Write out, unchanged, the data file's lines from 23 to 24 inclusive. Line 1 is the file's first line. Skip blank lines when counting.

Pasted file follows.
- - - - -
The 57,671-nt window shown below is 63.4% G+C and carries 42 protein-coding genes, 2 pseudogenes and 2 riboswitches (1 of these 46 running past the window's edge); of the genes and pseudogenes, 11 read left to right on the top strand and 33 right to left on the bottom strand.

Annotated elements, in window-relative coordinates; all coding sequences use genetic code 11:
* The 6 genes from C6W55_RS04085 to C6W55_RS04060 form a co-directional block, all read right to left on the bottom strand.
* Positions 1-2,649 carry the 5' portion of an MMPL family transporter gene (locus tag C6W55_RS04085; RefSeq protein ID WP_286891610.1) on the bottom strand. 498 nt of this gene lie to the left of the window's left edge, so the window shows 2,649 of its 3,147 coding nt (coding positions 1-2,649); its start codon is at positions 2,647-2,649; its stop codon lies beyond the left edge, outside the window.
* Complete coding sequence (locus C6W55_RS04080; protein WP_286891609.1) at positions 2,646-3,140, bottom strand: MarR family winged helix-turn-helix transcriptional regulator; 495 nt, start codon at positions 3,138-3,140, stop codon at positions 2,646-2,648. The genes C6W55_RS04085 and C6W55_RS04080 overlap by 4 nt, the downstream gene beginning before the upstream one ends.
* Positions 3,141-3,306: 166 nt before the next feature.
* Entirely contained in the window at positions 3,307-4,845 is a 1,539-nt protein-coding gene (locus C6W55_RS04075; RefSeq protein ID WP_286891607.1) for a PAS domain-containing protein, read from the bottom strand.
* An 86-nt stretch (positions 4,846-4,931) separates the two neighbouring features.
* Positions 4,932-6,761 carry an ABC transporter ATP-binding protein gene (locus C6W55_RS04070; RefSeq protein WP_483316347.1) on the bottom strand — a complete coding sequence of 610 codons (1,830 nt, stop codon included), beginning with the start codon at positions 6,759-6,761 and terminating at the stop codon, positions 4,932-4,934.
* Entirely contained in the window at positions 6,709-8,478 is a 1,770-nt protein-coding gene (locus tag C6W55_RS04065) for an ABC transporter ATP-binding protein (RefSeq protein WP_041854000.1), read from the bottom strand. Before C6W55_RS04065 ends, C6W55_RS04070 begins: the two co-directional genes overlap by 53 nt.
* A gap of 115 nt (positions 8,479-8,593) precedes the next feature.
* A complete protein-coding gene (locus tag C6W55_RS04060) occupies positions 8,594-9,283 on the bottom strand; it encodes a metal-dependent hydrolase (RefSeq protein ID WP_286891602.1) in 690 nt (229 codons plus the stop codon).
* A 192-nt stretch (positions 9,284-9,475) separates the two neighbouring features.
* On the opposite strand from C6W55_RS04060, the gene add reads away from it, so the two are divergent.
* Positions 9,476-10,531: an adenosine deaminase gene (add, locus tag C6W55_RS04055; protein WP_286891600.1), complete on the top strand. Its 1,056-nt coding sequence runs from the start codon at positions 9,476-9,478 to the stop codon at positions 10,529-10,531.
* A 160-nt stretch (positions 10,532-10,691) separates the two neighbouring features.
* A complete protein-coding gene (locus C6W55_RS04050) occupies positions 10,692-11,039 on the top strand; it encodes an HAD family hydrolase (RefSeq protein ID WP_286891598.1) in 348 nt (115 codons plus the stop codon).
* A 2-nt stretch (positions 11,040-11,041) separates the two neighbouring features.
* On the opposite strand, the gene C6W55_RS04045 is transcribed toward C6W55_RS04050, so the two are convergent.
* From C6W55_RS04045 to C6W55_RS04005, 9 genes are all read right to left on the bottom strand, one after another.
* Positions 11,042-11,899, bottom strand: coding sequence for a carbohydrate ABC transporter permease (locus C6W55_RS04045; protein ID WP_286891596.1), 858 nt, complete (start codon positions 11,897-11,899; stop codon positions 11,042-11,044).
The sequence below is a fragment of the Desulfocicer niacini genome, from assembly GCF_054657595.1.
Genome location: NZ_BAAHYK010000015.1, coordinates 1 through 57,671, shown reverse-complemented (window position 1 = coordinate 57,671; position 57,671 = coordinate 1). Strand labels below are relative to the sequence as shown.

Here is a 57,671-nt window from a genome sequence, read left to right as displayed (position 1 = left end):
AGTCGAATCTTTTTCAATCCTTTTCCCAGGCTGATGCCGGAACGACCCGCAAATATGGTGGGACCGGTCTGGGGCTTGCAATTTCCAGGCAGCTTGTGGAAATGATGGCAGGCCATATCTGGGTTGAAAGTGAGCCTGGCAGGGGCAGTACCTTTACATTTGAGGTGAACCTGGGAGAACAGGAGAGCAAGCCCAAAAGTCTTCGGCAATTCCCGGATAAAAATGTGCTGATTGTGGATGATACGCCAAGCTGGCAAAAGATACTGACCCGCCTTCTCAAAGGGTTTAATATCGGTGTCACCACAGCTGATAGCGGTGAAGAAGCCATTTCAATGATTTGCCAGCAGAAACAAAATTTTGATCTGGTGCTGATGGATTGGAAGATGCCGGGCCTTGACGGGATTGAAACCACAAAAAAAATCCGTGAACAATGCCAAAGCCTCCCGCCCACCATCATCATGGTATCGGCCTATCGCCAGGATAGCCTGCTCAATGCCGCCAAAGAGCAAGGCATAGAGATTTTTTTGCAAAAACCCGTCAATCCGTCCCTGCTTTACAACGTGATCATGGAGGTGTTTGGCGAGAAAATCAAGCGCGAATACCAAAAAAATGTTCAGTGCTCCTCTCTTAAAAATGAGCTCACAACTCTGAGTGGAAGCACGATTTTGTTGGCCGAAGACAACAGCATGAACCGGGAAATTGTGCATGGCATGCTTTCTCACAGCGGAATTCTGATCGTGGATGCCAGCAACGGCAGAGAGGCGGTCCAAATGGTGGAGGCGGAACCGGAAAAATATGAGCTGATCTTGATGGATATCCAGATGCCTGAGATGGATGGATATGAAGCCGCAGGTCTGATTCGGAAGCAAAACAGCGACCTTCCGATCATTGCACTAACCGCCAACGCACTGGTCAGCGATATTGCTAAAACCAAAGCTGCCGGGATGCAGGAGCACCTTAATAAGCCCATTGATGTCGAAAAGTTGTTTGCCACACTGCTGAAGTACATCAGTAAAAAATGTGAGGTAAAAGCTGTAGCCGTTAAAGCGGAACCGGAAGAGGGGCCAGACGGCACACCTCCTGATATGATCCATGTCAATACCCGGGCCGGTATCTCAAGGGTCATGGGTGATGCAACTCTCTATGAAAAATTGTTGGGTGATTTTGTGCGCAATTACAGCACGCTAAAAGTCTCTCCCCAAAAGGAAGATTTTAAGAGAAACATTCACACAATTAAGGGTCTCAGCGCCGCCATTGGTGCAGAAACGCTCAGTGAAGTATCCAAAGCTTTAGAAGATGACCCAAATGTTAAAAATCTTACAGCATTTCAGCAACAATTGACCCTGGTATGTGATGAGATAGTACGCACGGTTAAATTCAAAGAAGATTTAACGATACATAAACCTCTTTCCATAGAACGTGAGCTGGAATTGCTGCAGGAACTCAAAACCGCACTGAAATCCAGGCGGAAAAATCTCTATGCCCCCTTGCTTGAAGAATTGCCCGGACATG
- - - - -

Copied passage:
Genome location: NZ_BAAHYK010000015.1, coordinates 1 through 57,671, shown reverse-complemented (window position 1 = coordinate 57,671; position 57,671 = coordinate 1). Strand labels below are relative to the sequence as shown.

Here is a 57,671-nt window from a genome sequence, read left to right as displayed (position 1 = left end):